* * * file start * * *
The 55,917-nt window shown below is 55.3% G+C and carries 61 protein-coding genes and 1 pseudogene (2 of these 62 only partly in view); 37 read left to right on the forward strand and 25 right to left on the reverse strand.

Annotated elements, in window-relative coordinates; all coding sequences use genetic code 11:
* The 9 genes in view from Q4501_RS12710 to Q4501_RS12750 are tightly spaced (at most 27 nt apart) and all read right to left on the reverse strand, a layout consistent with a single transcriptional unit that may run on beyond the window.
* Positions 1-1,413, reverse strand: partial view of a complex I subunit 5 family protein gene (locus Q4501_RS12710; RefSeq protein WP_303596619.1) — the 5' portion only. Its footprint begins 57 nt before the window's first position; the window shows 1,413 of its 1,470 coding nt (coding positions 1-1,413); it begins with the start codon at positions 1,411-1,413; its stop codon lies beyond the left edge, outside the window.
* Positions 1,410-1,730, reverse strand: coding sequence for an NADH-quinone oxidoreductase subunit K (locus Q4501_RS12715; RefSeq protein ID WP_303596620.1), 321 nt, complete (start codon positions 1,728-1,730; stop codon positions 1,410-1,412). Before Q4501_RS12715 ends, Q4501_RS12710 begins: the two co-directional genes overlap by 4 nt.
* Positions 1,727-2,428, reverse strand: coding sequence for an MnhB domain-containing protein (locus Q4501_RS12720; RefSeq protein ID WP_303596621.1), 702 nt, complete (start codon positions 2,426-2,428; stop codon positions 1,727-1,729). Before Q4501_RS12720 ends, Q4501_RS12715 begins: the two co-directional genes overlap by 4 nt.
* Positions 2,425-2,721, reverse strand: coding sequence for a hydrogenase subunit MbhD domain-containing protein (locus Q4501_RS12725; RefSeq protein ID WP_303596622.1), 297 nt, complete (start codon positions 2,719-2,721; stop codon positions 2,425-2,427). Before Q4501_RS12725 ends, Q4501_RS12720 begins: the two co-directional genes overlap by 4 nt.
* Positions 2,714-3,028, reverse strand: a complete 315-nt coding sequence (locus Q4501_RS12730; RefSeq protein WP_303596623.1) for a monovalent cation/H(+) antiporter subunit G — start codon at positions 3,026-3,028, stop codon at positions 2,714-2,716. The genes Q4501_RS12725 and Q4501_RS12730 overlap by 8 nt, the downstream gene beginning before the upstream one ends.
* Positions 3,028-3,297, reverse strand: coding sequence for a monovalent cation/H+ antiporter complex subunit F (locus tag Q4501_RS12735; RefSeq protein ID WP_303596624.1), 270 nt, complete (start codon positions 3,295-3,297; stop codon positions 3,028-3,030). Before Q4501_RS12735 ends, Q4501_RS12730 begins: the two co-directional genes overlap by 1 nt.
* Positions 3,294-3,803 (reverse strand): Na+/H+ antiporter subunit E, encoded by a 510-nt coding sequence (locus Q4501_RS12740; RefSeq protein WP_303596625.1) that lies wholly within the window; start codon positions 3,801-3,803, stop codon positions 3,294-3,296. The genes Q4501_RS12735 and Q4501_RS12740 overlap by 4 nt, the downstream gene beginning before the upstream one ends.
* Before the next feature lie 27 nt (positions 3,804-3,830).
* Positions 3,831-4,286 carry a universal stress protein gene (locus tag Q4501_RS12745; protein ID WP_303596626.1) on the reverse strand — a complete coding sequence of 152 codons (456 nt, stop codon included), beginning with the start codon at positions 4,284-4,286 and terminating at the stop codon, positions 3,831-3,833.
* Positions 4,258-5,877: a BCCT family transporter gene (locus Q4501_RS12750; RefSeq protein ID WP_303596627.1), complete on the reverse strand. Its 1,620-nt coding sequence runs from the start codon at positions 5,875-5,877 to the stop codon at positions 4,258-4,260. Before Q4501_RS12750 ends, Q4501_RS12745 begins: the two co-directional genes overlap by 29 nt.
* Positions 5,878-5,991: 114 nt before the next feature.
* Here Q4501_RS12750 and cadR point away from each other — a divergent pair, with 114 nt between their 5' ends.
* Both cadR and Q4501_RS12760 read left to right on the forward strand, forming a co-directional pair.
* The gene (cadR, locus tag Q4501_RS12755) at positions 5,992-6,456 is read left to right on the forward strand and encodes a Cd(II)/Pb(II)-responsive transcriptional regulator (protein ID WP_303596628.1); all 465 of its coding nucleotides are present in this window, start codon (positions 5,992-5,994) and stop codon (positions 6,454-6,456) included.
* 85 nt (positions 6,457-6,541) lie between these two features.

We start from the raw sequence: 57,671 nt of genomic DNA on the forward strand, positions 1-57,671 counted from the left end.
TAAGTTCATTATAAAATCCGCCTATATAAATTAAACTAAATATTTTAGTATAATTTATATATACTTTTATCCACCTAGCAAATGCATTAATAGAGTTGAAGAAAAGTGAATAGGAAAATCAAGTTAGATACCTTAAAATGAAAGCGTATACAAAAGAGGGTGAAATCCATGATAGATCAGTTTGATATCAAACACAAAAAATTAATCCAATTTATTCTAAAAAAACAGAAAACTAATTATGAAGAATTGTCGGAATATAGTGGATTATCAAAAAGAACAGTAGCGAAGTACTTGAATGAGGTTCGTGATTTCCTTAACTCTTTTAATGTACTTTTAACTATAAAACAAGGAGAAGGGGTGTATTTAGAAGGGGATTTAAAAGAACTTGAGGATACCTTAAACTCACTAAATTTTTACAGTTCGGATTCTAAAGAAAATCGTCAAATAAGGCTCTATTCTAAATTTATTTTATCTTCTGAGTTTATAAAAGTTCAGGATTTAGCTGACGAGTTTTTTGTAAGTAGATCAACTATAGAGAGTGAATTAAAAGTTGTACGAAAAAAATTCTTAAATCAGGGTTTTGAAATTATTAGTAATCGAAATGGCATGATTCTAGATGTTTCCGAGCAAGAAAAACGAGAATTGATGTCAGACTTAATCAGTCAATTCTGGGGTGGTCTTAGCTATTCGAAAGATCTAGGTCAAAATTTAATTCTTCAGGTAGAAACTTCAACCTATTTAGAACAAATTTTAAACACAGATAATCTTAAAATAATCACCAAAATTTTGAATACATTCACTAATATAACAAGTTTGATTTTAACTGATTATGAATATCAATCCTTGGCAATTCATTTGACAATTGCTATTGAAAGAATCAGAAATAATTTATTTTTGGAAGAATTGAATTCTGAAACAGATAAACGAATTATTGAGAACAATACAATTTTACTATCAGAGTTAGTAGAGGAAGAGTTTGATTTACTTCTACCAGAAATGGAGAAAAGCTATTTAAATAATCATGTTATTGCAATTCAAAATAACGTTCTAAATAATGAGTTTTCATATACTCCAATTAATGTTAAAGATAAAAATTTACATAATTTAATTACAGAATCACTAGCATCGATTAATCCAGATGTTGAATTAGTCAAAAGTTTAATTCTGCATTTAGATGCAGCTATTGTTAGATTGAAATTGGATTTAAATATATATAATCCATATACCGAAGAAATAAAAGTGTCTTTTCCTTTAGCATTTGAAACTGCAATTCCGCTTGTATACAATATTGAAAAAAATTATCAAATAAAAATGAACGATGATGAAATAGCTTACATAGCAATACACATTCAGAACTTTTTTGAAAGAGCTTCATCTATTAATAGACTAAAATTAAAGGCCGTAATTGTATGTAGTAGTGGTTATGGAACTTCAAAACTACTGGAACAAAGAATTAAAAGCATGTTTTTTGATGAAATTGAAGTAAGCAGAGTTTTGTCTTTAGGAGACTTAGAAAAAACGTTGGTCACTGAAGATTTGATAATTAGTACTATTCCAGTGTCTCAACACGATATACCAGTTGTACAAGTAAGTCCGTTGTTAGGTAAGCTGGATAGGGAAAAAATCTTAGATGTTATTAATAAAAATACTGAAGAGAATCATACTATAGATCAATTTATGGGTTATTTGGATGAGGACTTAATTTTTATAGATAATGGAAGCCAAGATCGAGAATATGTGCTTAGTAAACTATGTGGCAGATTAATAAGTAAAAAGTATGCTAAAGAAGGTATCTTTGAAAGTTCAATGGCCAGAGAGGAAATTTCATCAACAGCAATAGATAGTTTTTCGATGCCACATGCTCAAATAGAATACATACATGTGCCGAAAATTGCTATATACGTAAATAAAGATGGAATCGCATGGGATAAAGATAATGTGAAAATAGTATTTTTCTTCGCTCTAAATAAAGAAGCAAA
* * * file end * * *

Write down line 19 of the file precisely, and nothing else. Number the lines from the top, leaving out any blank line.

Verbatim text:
We start from the raw sequence: 57,671 nt of genomic DNA on the forward strand, positions 1-57,671 counted from the left end.